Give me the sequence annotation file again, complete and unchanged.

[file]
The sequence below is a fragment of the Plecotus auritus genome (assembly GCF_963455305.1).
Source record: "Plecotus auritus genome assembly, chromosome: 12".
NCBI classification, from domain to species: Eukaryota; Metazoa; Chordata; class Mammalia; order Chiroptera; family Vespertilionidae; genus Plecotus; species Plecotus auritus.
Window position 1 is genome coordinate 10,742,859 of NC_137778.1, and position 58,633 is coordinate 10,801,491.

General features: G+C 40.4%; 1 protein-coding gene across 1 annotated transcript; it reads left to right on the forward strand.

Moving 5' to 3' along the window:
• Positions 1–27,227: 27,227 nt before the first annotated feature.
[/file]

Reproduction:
The sequence below is a fragment of the Plecotus auritus genome (assembly GCF_963455305.1).
Source record: "Plecotus auritus genome assembly, chromosome: 12".
NCBI classification, from domain to species: Eukaryota; Metazoa; Chordata; class Mammalia; order Chiroptera; family Vespertilionidae; genus Plecotus; species Plecotus auritus.
Window position 1 is genome coordinate 10,742,859 of NC_137778.1, and position 58,633 is coordinate 10,801,491.

General features: G+C 40.4%; 1 protein-coding gene across 1 annotated transcript; it reads left to right on the forward strand.

Moving 5' to 3' along the window:
• Positions 1–27,227: 27,227 nt before the first annotated feature.